The Accreditation Commission for Audiology Education (ACAE) was founded in 2003 by the American Academy of Audiology (AAA) and the Academy of Dispensing Audiologists, now the Academy of Doctors of Audiology (ADA), to develop educational standards for academic institutions offering the Doctor of Audiology (AuD) degree in the United States.
The transition of the profession to doctoral level education necessitated establishing standards specific to this level of training, as well as a process for assuring that academic programs met their obligations to appropriately educate the next generation of audiologists.
Thus, the ACAE was founded and charged with developing academic standards that assured the public, the government, other health professions, and the patients they serve that the next generation of audiologists will be educated and trained to the highest standards. In January 2003, the ACAE filed its Articles of Incorporation and was officially recognized by the Commonwealth of Virginia as a 501(c) (3) nonprofit corporation.
Since its founding, the ACAE has developed and adopted educational standards as well as policies and procedures consistent with the Council for Higher Education Accreditation (CHEA) guidelines and the United States Department of Education (USDE). The ACAE has been recognized by CHEA since 2012, and all ACAE accredited AuD programs are housed in institutions recognized by the USDE. The ACAE also created the first web-based online accreditation system in specialized/programmatic accreditation.
The Accreditation Commission for Audiology Education (ACAE) serves the public by establishing, maintaining and applying standards to ensure the academic quality and continuous improvement of audiology education that reflects the evolving practice of audiology.
The purpose of ACAE accreditation is to recognize, reinforce, and promote high quality performance in AuD education programs through a rigorous verification process. This process will produce evidence that AuD programs have prepared doctoral-level graduates who are qualified to be independent practicing audiologists. Graduates will be at the point-of-entry to the US and international health-care systems for the diagnosis and treatment of hearing and balance disorders.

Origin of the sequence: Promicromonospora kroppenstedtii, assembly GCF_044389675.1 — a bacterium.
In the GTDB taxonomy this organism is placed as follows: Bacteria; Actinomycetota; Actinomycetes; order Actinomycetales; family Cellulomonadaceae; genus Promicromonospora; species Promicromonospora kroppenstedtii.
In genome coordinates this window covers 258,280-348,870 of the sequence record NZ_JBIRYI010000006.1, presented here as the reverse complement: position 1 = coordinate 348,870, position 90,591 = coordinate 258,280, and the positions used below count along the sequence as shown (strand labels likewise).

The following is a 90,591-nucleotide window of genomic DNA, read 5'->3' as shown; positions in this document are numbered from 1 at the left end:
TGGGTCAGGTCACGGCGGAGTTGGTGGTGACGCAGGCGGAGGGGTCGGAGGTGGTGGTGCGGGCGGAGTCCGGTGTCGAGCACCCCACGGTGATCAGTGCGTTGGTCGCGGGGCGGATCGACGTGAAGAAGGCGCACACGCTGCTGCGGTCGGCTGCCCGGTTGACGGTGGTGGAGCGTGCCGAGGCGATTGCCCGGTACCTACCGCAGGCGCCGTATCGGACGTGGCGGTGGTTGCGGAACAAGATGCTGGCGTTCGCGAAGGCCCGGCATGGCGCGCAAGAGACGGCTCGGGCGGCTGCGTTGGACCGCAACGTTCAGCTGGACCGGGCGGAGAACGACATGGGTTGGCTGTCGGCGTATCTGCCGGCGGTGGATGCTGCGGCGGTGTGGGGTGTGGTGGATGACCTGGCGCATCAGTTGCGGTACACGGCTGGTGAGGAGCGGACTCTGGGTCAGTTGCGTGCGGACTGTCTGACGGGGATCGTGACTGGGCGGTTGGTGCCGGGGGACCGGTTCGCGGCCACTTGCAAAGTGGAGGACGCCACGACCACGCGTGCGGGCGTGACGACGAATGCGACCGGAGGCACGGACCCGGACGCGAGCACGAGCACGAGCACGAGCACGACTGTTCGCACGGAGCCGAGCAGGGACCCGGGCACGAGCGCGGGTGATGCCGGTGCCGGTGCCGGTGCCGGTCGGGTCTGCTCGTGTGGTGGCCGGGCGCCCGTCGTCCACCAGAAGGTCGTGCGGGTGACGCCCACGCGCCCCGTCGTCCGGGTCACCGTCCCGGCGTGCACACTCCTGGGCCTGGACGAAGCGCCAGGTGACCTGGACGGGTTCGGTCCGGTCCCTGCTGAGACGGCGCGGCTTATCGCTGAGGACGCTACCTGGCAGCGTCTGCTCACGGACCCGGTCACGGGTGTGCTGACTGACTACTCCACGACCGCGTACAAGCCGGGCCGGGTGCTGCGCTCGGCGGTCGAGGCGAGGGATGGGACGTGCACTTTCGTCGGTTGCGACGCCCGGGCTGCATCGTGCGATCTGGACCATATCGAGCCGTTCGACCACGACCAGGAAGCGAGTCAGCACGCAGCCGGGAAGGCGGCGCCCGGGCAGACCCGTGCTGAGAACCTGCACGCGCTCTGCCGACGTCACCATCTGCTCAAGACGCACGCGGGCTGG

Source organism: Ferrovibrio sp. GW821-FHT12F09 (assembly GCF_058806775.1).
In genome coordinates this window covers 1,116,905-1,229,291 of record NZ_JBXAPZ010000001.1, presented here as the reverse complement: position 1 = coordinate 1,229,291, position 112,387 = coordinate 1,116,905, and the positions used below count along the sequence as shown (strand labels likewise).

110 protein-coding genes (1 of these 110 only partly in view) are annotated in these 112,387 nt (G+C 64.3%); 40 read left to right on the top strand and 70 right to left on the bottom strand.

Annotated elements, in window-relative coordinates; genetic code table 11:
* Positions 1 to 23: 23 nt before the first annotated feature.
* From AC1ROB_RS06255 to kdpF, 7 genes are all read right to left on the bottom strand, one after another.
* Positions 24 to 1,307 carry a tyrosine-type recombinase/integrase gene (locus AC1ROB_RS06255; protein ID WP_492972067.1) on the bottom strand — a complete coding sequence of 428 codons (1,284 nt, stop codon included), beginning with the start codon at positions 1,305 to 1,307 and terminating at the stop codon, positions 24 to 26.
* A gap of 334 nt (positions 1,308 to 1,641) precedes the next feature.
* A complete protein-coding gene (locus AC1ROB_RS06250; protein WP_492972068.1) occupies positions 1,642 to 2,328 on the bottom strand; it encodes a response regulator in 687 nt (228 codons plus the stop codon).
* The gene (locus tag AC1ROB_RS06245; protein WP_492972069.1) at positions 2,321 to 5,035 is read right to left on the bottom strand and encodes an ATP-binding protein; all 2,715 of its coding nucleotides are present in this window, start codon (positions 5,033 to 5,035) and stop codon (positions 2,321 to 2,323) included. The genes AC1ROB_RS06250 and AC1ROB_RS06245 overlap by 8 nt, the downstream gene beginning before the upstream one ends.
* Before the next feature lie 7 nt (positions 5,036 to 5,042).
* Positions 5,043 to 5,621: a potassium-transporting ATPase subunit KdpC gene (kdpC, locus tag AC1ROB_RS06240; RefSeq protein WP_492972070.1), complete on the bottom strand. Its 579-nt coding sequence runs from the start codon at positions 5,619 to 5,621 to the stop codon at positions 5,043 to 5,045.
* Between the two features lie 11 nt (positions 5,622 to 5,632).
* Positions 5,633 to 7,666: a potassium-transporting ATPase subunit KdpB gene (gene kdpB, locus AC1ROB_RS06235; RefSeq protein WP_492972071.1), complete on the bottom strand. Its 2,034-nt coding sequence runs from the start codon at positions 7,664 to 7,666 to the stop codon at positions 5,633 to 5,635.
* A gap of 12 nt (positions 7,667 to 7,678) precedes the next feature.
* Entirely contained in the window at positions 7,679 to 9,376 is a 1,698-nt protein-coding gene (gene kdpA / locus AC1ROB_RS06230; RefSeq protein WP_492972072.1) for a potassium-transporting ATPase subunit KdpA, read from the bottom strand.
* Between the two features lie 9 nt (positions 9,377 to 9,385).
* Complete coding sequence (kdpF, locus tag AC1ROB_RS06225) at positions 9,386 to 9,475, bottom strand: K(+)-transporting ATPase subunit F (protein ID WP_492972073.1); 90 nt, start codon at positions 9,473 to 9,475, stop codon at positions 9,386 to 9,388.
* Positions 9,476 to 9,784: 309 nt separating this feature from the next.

Specifically, the professional at this level will demonstrate readiness for limited license practitioner status in the US.
Accreditation also assures communities of interest that graduates will be able to function according to the national scope of practice, as defined by the professional organization.
ACAE Board of Directors
The governing body of ACAE is the Board of Directors which is composed of members who represent academic programs, administrators, professional practice, and the public.
The standards are divided into six segments: Eligibility, Institutional and Administrative Structure, Mission/Goals/Objectives - Planning and Evaluation, Curricular, Faculty (Didactic and Clinical) and Health and Safety.
Council for Higher Education Accreditation (CHEA) Recognition
At its meeting on January 24, 2022, the Council for Higher Education Accreditation (CHEA) Board of Directors reviewed the recommendation of the CHEA Committee on Recognition regarding the recognition application submitted by the Accreditation Commission for Audiology Education (ACAE). The Board of Directors accepted the committee recommendation and recognized ACAE for the following recognized scope of accreditation:
Doctor of Audiology Degree (AuD) awarded by programs in institutions throughout the US that have the legal authority to confer higher education degrees. (2012)
A national advocate and institutional voice for academic quality through accreditation, CHEA is a U.S. association of degree-granting colleges and universities and recognizes institutional and programmatic accrediting organizations. CHEA is the only national organization focused exclusively on higher education accreditation and quality assurance.